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vital records

  • Digital State Archives

    Mar 25

    A good resource to investigate is what is available in the ancestral home state archives. The longer an ancestor lived in a specific state the more likely there can be quite a few records to search. Even if the relative lived but a few years in a certain state, do check that state's archives to see if anything is present. The variety of items in a...

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  • FamilySearch – England

    Mar 9

    Many people have ties to England, part of the United Kingdom, especially since America was a British colony before 1776. Yet, many will have ancestors who came to America all during the 1800s and into the 1900s. There may well be family branches still living in England, that would be fun to locate. A good starting point in research relating to dat...

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  • Find Extra Documents with FamilySearch

    Feb 13

    FamilySearch.org has massive files done by volunteers to index censuses, draft cards, death certificates, and other similar records that were made on pre-printed forms because the information contained in them is consistent and standardized. Those are the easy records to make available for your researching of an ancestor. What can be difficult are...

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  • Refrain from These Slip-Ups

    Feb 1

    As you just start or continue on your family history research you want to be aware of any possible mistakes or slip-ups in your search. The following are a few thoughts on what to avoid doing. Number one is never accept 100% someone elses family research. They may have everything sourced but you need to recheck every aspect your with what you do k...

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  • Where to Go for Vital Records

    Jan 29

    The majority of vital records you need are stored with the individual states. So an ancestor could have been born in Virginia, married in New York, divorced in Vermont and died in Georgia. So each of those states needs to be contacted to get copies of the vitals records for birth-marriage, divorce and death. You need a good source to find the info...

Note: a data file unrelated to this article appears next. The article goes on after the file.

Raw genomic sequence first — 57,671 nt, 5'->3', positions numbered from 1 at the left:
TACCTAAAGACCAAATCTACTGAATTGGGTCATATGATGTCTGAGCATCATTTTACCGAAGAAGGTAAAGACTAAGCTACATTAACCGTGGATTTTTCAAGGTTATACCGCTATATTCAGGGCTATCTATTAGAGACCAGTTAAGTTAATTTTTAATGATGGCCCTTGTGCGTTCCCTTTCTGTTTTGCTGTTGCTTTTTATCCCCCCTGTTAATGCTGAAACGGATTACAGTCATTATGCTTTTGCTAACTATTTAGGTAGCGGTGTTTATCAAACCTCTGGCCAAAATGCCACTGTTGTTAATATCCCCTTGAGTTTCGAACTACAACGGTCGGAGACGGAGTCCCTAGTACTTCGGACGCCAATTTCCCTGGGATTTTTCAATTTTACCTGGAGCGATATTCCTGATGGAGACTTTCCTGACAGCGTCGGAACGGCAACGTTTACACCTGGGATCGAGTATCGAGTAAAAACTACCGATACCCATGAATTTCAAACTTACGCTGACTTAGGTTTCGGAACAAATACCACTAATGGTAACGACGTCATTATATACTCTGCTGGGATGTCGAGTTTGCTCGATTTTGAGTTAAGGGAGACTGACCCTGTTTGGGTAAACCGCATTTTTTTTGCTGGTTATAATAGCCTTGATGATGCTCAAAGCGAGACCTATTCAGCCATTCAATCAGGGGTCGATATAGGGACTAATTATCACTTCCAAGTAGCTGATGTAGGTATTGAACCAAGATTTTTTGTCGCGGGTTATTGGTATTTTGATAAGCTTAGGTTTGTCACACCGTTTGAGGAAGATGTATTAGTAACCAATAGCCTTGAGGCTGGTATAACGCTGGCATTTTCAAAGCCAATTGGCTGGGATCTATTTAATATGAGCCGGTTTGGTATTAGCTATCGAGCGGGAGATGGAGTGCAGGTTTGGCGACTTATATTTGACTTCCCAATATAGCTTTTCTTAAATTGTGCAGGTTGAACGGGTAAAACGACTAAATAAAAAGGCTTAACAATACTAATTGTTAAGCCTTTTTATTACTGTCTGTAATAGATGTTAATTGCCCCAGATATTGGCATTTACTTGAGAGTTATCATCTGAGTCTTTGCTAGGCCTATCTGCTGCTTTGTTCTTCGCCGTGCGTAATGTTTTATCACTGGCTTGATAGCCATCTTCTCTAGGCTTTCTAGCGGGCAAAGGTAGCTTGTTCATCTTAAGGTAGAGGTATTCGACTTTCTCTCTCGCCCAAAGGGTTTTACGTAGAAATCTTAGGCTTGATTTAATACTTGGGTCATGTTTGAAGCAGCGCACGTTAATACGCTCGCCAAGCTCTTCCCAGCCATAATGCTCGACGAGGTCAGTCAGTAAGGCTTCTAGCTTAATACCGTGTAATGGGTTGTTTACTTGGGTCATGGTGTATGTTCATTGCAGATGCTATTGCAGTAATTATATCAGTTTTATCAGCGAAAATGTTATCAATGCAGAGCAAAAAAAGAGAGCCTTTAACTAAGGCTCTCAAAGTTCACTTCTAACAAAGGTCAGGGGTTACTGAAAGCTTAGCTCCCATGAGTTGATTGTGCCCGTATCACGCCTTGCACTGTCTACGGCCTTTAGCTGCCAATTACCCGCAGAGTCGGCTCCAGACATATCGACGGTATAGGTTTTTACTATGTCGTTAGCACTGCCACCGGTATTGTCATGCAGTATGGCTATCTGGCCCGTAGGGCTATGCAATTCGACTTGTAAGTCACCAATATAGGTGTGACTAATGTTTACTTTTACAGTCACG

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  • Know What That Means?

    Oct 21

    Genealogical terms can be a bit confusing as well as key words found in vital records. So to help out, here are a few with their meanings. Bann - used on marriage forms in the 18th and early 19th century referring to the intent or promise to marry. Many times a future groom or his family had to put up some money or property to prove he was serious...

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  • Database for Bucks Co., PA

    Aug 31

    The Genealogical Society for Bucks County (BCGS) in Pennsylvania has gathered a massive collection of various records (births, baptisms, marriages, deaths, obituaries and cemetery burials) and created a searchable database. This county is in the southeast corner of Pennsylvania, close to Philadelphia, so it does have a long history, created by Will...

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  • Free is Good!!

    May 7

    We all look for that small edge that just might open a door or two into our family's past. When there are databases free and open to everyone that is even better. One to check out is Linkpendium. It is not a database by itself but rather links to other databases. It is divided up locations (U. S. states and territories) as well as locations in the...

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  • Beginning Points

    Apr 19

    Starting your family history research can seem like a monumental task. You may have even attempted it a few years ago and then let it slide. Well, start fresh and know you can find out things about your relatives you never dreamed of. You do have to have patience. Begin by gathering what you had collected earlier. If you hadn't started, see if a...

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  • Genealogical Standard of Proof.

    Mar 31

    When doing your family history research you look for primary vital records. Those are the birth certificates, marriage licenses, divorce papers and death certificates official filled out at the time of each event by a government agency. These are also known as primary sources, the best for getting accurate information of names, places and dates. K...

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